Chelsea Green Publishing

Chelsea Green Blog

Simple and Tasty Recipes You Can Make Using Your Homegrown Sprouts

The winter solstice is just one week away, making this the darkest time of the year.

Gardens have long gone dormant as the days have grown shorter, but you don’t have to stop eating fresh food just because the ground outside is frozen and sunset now happens around three in the afternoon.

Sprouts are a quick, simple, and ridiculously healthy way to keep your locavore appetite satisfied during the winter. We’ve got some simple tips for how to grow them here. And below, some easy ways to use your sprouts in recipes beyond just tossing them into salads or topping sandwiches with them.

The following is an excerpt from Fresh Food from Small Spaces: The Square-Inch Gardener’s Guide to Year-Round Growing, Fermenting, and Sprouting by R. J. Ruppenthal. It has been adapted for the Web.

Vietnamese Sprouted Spring Rolls

This is a great appetizer. You can customize the ingredients depending on availability and preference. Dip the rolls in your favorite sauce, such as Thai hot sauce, hoisin sauce, sweet-and-sour sauce, or salad dressing. For a simple Asian-inspired dipping sauce, combine 1 T cider vinegar or lime juice, 1 T sesame oil, 1 tsp soy sauce, and a few freshly chopped chives. For a peanutty version, substitute salad oil for the sesame oil and then stir in 1 T peanut butter.

  • 6 large egg roll wrappers (These are available in Asian grocery stores and many supermarkets. Alternately, you can use large iceberg lettuce or cabbage leaves. The cabbage leaves can be boiled first to make them more flexible.)
  • 2 oz. vermicelli or thin rice noodles, cooked according to label directions and drained
  • 1 cup alfalfa sprouts, clover sprouts, or baby lettuce leaves
  • 1/2 cup mung bean sprouts (raw or lightly stir-fried, per your preference)
  • 1 medium-sized cucumber, grated
  • 1 carrot, grated
  • 1 bunch cilantro
  • 1 handful of fresh mint
  • Some different options: 1/2 avocado, thinly sliced or 1/2 cup stir-fried tofu, thinly sliced or 1/2 cup stir-fried shiitake mushrooms or 1/2 cup coarsely grated red bell pepper

To make the rolls, take out the first egg roll wrapper and dip it in warm water for 30 seconds or until softened. Then lay it out flat on a plate or cookie sheet. Fill it as you would a burrito, leaving a little wrapper space on each end. Place cooked noodles into the wrapper lengthwise from end to end. Then add an equal part of each of the other ingredients, saving a few leaves of mint for a garnish. When it looks full, fold over the two ends of the wrapper. Then fold up the bottom, which should stick to each end, and roll it up to the top of the wrapper. Make sure that it all sticks well. Eat raw with dipping sauce (see instructions above). May also be pan-fried or deep-fried like an egg roll. Garnish with remaining mint leaves or extra cilantro.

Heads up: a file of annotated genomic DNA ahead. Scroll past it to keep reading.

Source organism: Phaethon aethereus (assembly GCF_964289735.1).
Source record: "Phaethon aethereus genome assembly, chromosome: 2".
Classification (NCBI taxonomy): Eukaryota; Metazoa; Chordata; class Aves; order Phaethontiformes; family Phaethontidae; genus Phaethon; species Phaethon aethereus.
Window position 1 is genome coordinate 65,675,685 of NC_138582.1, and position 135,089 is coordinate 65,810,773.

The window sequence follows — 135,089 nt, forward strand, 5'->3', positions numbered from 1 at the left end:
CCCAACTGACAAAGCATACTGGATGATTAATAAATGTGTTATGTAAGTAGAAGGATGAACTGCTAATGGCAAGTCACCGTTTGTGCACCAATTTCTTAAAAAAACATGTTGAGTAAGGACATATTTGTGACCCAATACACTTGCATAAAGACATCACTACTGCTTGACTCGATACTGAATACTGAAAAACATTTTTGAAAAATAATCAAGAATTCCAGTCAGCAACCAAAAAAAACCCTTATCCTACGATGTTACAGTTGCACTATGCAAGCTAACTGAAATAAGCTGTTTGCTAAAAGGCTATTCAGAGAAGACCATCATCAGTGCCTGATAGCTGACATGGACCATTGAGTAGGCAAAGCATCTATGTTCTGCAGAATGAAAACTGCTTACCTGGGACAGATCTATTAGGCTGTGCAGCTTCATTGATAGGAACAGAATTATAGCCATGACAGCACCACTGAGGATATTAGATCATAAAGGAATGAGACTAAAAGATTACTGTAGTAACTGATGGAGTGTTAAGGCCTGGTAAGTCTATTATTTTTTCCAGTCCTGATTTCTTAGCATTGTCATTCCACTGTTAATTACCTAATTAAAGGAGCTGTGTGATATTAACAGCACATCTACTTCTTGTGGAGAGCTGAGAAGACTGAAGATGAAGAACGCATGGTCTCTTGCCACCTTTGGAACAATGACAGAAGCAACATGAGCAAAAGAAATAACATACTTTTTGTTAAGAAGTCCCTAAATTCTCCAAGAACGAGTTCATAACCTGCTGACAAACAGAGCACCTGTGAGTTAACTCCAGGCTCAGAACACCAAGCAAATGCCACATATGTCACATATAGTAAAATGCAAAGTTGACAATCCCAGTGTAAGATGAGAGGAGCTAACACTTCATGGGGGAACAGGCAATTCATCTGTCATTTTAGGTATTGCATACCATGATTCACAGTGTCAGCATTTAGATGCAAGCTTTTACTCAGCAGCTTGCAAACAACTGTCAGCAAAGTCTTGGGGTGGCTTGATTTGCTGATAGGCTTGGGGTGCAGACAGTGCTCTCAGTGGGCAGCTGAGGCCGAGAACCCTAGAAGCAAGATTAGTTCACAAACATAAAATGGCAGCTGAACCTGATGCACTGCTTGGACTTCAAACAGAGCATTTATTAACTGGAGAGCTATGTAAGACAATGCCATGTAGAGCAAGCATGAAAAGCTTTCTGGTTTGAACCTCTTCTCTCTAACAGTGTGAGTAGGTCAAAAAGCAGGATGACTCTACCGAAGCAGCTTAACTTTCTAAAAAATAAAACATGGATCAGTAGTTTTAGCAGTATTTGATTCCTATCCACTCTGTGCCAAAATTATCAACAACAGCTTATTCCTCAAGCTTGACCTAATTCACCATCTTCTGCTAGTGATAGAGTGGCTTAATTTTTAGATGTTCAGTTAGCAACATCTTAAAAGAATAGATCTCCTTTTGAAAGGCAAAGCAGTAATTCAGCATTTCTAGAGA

Serves 2–3 as an appetizer course.

Sprouted Lentil Burgers

  • 1 cup sprouted lentils (or your favorite sprouted beans), sprouted for 3 days.
  • 1/2 cup chopped walnuts
  • 1/2 cup cooked brown rice
  • 1 onion, chopped
  • 1 celery stalk, chopped
  • 1/2 cup red bell pepper, finely chopped
  • 1/2 cup mung bean sprouts, finely chopped
  • 1 egg or equivalent amount of egg substitute (can be omitted, but burgers may be crumbly)
  • 2 T olive oil, plus additional oil to cook the burgers
  • 2 T barbecue sauce
  • 1 tsp herbs (whatever you have on hand: parsley, thyme, oregano, marjoram, or rosemary)
  • Salt and pepper to taste
  • Option 1: 1/4 cup crumbled feta cheese or shredded hard cheese (Asiago, Parmesan, or Romano).
  • Option 2: 1/4 cup chopped olives
  • Option 3: 1 tsp chili peppers, finely chopped, or a few shakes of hot sauce
  1. Stir-fry onions, celery, red bell pepper, and mung bean sprouts in oil until onion is cooked. If any liquid remains, pour out and discard. Add herbs and a sprinkle of salt.
  2. In a bowl, combine lentils, chopped walnuts, and cooked brown rice. Add stir-fried vegetables and stir.
  3. Add optional ingredients (cheese, olives, and/or chili peppers) and stir. Taste mixture and adjust seasoning to your preference by adding more salt, pepper, herbs, or barbecue sauce as desired.
  4. Add egg and mix thoroughly.